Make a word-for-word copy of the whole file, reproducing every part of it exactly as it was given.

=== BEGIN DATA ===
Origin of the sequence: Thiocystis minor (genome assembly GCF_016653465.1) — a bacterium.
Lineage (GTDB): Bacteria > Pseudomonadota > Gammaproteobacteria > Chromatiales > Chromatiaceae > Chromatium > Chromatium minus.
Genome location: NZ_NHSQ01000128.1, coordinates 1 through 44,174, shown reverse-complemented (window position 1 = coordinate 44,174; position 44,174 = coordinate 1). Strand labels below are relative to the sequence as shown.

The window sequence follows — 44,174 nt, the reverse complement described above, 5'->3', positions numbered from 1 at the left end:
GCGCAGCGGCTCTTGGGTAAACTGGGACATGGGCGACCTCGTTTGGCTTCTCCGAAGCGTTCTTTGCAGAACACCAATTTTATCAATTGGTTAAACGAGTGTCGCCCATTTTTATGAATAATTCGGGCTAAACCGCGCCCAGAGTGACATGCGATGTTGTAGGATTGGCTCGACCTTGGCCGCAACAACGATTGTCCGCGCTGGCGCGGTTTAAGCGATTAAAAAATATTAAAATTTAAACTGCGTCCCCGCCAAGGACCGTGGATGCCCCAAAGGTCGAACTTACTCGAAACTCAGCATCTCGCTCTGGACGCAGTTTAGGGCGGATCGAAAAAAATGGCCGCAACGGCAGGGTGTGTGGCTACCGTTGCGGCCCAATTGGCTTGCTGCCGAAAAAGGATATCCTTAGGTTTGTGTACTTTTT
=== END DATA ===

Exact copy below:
Origin of the sequence: Thiocystis minor (genome assembly GCF_016653465.1) — a bacterium.
Lineage (GTDB): Bacteria > Pseudomonadota > Gammaproteobacteria > Chromatiales > Chromatiaceae > Chromatium > Chromatium minus.
Genome location: NZ_NHSQ01000128.1, coordinates 1 through 44,174, shown reverse-complemented (window position 1 = coordinate 44,174; position 44,174 = coordinate 1). Strand labels below are relative to the sequence as shown.

The window sequence follows — 44,174 nt, the reverse complement described above, 5'->3', positions numbered from 1 at the left end:
GCGCAGCGGCTCTTGGGTAAACTGGGACATGGGCGACCTCGTTTGGCTTCTCCGAAGCGTTCTTTGCAGAACACCAATTTTATCAATTGGTTAAACGAGTGTCGCCCATTTTTATGAATAATTCGGGCTAAACCGCGCCCAGAGTGACATGCGATGTTGTAGGATTGGCTCGACCTTGGCCGCAACAACGATTGTCCGCGCTGGCGCGGTTTAAGCGATTAAAAAATATTAAAATTTAAACTGCGTCCCCGCCAAGGACCGTGGATGCCCCAAAGGTCGAACTTACTCGAAACTCAGCATCTCGCTCTGGACGCAGTTTAGGGCGGATCGAAAAAAATGGCCGCAACGGCAGGGTGTGTGGCTACCGTTGCGGCCCAATTGGCTTGCTGCCGAAAAAGGATATCCTTAGGTTTGTGTACTTTTT